Singular actions will not bring results to your campaign if not supported and in conjuntion with other events or actions. This can sometimes be the result of jumping into action or activity without stepping back or looking ahead. Too often groups go straight from identifying a problem to picking a tactic to address it. Or at the other end of the spectrum ‘paralysis of analysis’ educating yourselves and others but never putting in any action and therefore never achieving their goals. The power of any group depends on creatively combining tactics, strategic thinking and an individuals commitment.

Influencing change on a specific issue usually requires a campaign that is connected to a series of events, actions and activitiescarried out over a period of time to achieve specific goals. Campaigns are startd by groups of individuals with a common concern. A common understanding and vision, specifically identified goals, an intensive process of research, education and training strengthens and expands the number of participants who will productively engage in activities and action.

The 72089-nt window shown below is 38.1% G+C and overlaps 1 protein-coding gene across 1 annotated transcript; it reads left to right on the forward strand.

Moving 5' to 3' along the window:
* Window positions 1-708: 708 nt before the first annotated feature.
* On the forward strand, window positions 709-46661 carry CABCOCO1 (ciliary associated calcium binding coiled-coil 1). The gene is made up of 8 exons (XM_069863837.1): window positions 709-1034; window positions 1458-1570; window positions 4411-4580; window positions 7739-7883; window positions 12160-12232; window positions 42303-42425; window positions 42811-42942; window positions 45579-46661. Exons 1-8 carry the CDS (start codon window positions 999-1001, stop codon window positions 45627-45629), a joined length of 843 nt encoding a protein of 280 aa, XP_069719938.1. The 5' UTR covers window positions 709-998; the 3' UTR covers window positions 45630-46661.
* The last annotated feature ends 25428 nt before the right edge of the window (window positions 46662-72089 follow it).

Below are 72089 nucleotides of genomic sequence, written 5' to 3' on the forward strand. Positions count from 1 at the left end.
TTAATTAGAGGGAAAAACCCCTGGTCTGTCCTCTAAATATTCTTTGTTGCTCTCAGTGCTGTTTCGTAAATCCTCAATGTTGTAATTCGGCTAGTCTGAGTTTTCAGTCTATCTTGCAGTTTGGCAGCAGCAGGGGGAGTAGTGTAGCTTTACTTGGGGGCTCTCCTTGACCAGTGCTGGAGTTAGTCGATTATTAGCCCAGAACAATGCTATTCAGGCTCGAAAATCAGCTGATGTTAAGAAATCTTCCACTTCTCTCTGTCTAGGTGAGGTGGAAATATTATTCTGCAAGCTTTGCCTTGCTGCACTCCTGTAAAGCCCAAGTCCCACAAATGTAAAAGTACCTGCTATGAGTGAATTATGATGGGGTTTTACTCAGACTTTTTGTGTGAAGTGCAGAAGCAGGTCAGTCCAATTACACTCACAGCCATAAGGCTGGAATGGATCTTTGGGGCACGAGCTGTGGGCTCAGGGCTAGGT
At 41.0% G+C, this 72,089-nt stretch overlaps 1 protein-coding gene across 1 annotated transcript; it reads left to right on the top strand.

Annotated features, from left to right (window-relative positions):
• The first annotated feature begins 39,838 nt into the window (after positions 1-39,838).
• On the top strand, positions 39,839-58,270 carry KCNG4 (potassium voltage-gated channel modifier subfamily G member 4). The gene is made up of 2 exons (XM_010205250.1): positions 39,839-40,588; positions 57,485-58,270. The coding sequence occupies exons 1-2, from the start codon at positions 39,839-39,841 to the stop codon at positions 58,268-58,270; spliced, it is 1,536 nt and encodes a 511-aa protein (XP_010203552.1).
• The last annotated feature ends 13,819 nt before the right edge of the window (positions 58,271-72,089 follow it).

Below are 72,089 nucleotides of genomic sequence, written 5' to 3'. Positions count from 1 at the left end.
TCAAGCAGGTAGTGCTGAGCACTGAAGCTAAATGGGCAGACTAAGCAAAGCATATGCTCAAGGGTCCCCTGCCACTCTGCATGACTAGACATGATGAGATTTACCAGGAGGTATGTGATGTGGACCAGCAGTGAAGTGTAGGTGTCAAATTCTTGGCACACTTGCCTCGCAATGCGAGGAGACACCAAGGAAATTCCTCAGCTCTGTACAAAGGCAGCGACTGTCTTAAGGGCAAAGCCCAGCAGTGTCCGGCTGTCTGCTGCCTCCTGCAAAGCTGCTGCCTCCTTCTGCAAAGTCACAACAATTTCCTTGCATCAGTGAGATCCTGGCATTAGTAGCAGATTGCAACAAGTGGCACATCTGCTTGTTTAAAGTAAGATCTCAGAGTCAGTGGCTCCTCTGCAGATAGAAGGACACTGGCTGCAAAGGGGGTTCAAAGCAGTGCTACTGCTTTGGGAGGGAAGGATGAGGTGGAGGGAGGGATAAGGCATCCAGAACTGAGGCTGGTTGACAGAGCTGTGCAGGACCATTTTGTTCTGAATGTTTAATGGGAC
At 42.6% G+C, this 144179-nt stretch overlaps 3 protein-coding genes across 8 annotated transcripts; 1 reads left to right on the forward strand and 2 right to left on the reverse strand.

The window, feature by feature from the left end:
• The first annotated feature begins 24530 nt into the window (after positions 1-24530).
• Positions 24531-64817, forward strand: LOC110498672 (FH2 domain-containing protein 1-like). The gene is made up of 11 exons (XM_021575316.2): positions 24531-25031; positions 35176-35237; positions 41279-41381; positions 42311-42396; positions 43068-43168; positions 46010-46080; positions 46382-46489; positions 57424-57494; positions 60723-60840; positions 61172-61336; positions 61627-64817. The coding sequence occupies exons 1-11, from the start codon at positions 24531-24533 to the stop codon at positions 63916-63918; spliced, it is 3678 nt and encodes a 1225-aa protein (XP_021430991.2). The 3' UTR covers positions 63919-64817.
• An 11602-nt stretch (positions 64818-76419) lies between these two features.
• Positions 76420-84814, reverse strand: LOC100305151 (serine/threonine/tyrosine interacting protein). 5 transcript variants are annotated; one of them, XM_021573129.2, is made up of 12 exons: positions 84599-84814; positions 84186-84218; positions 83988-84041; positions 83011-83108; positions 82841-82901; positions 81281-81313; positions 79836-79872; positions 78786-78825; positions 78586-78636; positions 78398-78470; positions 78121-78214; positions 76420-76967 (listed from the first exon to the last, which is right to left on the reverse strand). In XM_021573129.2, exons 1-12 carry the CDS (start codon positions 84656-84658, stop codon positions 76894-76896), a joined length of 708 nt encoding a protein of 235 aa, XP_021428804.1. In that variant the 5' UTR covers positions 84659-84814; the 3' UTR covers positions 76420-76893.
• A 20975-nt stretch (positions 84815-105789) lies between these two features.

A campaign has goals on many different levels. First is a specific demand or goal. Most campaigns challenge policies made by people at the top of some kind of hierarchy. To effectively reach this goal there needs to be a new factor brought to their decision making. This can be done by persuading themwith new evidence based information, convincing those on whose support they depend, or warning them of the resistance they may face and the reasons behind the resistance. A campaign also has internal goals such as building hte capacity and number of their participants. This involves empowering all who are involved and those who may be affected by the policies or proposed plan of action that you are campaigning against. A successful camaign takes people through a process of empowerment at all levels, inclusion rather than exclusion, civil and human rights, addressing oppression, etc. This in turn promotes collective power building within your group and all others involved. In training and planning you must consider all aspects of personal empowerment, social empowerment, community power and people power. To develop an effective strategy you must develop effective straegy rthinking skills.